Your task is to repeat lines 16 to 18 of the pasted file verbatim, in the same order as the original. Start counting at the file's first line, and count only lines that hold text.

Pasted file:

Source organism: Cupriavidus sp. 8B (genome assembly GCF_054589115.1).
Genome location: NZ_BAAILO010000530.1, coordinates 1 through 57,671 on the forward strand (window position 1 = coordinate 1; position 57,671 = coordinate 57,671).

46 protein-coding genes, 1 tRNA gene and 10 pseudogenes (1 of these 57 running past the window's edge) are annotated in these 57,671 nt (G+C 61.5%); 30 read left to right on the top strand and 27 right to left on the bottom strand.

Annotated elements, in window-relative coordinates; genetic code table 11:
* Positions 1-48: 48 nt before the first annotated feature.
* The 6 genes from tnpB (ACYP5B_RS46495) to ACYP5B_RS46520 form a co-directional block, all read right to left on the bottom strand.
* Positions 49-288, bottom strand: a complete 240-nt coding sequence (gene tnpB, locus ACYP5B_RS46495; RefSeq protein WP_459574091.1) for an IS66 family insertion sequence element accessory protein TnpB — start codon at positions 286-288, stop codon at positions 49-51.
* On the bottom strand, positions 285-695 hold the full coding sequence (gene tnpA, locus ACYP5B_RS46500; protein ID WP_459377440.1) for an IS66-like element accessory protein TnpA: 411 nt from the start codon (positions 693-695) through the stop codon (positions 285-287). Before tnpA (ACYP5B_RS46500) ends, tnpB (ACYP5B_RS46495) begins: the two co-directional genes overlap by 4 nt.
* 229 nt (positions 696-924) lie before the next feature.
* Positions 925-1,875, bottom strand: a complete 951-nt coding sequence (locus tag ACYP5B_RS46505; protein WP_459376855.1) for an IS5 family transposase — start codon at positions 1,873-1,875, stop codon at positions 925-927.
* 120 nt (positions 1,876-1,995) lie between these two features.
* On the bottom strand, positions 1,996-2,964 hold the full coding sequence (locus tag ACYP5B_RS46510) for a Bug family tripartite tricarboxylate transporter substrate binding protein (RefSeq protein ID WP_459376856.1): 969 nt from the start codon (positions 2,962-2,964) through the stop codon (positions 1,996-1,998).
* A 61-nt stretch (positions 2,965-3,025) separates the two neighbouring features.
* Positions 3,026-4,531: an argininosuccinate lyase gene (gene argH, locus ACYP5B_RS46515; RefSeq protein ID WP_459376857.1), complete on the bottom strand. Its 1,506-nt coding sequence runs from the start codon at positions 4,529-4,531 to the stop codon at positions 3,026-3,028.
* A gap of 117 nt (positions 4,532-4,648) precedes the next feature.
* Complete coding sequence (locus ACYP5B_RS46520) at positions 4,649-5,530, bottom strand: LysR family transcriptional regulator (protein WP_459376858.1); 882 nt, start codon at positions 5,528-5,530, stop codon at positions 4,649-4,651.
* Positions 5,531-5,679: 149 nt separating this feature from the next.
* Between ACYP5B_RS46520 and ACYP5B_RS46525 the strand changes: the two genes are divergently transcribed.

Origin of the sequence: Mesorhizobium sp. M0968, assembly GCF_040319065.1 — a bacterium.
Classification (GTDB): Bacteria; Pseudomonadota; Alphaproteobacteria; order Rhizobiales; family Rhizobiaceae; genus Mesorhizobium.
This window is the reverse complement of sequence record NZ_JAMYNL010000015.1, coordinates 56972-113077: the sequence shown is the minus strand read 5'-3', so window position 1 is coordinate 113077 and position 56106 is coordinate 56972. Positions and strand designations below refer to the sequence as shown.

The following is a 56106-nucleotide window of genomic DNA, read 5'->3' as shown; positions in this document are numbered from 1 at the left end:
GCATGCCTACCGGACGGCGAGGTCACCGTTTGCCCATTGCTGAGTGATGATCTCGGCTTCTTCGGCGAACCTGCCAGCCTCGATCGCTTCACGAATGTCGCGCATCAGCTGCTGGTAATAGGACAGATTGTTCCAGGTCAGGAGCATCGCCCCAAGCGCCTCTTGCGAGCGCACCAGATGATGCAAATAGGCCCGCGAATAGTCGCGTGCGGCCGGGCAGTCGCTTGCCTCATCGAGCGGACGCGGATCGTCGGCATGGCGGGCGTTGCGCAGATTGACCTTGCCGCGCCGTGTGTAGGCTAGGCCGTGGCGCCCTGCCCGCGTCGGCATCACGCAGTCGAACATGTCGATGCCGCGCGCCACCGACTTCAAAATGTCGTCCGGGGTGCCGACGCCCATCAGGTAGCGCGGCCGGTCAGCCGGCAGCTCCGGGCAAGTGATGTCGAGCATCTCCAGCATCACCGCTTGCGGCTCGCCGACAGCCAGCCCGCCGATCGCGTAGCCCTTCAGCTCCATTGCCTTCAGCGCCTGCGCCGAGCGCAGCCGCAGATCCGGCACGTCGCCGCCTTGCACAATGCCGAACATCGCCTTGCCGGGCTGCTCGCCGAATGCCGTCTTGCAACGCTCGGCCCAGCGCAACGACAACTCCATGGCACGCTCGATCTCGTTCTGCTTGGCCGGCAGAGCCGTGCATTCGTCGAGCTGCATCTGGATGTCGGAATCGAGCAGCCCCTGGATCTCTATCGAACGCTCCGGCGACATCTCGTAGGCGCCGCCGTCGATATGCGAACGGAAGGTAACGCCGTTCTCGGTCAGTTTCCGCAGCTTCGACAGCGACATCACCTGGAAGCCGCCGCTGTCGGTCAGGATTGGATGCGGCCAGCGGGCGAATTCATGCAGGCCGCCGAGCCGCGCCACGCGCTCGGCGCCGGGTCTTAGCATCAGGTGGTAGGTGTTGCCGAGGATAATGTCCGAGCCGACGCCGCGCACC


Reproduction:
* Complete coding sequence (locus ACYP5B_RS46520) at positions 4,649-5,530, bottom strand: LysR family transcriptional regulator (protein WP_459376858.1); 882 nt, start codon at positions 5,528-5,530, stop codon at positions 4,649-4,651.
* Positions 5,531-5,679: 149 nt separating this feature from the next.
* Between ACYP5B_RS46520 and ACYP5B_RS46525 the strand changes: the two genes are divergently transcribed.